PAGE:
International Handbook on the Economics of Migration
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International Handbook on the Economics of Migration

Edited by Amelie F. Constant and Klaus F. Zimmermann

Migration economics is a dynamic, fast-growing research area with significant and rising policy relevance. While its scope is continually extending, there is no authoritative treatment of its various branches in one volume. Written by 44 leading experts in the field, this carefully commissioned and refereed Handbook brings together 28 state-of-the-art chapters on migration research and related issues.
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Chapter 14: Immigrants, ethnic identities and the nation-state

Amelie F. Constant and Klaus F. Zimmermann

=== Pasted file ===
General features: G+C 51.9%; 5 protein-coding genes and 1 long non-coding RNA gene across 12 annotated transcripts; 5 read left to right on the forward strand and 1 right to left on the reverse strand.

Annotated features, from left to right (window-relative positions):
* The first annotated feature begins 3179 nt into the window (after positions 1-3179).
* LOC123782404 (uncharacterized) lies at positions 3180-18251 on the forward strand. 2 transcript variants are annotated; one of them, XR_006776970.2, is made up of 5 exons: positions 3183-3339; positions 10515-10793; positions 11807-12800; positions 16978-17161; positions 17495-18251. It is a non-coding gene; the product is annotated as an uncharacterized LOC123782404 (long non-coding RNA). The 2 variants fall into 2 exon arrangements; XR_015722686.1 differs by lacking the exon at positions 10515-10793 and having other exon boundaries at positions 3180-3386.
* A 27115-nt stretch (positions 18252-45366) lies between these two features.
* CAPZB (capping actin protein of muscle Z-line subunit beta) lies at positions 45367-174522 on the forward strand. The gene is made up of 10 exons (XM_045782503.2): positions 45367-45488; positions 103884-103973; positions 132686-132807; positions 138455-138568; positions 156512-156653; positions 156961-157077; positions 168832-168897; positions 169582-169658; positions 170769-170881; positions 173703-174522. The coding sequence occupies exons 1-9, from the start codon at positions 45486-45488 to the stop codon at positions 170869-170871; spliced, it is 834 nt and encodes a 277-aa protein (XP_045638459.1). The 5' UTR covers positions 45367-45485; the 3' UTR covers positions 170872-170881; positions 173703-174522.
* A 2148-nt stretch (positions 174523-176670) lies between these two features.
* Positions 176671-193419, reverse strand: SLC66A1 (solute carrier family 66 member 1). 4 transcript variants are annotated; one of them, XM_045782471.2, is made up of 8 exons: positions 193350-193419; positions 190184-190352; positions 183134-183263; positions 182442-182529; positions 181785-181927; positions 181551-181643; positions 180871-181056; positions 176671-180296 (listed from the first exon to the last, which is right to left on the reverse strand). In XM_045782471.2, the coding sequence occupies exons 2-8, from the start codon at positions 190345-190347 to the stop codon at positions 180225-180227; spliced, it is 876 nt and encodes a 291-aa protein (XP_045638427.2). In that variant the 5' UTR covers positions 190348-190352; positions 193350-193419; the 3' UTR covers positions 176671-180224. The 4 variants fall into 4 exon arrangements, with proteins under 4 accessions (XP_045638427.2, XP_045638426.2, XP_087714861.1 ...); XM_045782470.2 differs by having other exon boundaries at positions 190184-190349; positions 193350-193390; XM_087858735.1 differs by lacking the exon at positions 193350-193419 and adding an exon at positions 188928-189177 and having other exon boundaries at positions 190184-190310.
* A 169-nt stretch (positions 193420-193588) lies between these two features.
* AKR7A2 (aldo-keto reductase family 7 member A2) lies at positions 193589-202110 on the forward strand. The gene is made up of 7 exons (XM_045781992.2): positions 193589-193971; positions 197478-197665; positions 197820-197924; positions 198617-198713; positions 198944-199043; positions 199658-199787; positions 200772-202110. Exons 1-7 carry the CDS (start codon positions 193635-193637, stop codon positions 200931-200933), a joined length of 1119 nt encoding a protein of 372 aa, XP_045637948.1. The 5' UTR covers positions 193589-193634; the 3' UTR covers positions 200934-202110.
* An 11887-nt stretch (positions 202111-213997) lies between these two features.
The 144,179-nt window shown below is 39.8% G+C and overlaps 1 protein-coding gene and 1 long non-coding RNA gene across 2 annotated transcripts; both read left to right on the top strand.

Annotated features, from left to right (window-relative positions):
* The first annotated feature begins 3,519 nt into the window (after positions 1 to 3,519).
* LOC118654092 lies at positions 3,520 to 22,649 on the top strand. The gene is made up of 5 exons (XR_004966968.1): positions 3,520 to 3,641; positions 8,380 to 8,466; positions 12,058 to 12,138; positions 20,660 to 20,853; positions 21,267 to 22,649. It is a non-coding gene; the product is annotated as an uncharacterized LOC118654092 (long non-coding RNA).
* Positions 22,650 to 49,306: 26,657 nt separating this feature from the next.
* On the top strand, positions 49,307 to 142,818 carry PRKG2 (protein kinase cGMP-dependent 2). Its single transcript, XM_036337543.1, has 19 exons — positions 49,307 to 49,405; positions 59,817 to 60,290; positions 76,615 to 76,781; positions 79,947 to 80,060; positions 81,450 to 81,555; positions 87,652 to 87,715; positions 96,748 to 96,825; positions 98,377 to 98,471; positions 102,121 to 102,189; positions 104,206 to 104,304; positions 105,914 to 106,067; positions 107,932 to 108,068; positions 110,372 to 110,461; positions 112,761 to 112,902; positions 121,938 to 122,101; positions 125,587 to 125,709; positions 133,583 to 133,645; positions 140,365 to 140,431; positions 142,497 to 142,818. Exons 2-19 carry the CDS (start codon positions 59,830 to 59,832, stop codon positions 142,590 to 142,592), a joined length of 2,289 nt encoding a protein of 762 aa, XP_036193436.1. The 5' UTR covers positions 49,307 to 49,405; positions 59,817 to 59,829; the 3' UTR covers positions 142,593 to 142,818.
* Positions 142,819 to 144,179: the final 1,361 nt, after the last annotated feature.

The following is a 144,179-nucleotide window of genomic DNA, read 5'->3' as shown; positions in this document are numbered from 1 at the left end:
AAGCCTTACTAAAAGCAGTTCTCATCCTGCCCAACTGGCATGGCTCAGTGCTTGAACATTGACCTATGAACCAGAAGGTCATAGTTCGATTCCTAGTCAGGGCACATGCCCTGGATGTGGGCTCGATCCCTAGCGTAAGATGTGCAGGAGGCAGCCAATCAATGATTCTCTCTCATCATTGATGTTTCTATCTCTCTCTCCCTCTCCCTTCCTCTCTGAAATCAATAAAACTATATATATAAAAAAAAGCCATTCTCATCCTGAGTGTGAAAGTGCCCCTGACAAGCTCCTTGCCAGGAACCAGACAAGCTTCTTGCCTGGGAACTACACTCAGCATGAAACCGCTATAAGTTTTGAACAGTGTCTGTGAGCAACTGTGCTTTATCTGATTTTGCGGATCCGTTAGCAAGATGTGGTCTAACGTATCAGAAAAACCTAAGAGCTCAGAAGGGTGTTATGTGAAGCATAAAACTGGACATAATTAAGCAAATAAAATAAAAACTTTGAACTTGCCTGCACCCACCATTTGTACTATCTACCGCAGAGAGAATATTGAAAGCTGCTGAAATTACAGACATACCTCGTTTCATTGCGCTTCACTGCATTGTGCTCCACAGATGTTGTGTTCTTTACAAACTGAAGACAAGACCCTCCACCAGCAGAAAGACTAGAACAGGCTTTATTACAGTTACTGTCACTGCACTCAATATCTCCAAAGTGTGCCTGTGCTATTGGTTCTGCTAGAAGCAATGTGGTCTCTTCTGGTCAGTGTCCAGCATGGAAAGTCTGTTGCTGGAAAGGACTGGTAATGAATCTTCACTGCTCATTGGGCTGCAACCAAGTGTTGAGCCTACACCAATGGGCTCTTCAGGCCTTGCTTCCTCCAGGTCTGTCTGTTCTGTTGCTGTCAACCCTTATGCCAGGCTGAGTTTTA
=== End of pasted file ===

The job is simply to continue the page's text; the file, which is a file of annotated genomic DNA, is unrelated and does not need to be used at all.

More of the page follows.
The concept of identity and its importance for many aspects of life as well as in the political, social and psychological realm have been studied by fellow social scientists for a longtime. Sociologists, social psychologists, political scientists, anthropologists and human geographers have developed theories about the identity of individuals and created surveys to test them empirically. Indeed, they have found that identity is a significant characteristic and a distinguishing attribute that affects many facets and phases of the individual’s, the group’s and the society’s sphere. Following the neoclassical economic theory, economists have been reluctant to delve into ‘exotic’ questions such as how does the identity of an individual affect his or her utility function, demand and supply of goods and services, and demand and supply of labor or even tackle the fundamental economic question of how limited resources are distributed among the different ethnicities or minorities in the host country. With the exception of Amartya Sen, Gary Becker and a few others, economists started seriously looking into the identity ‘variable’ only in the 1990s.

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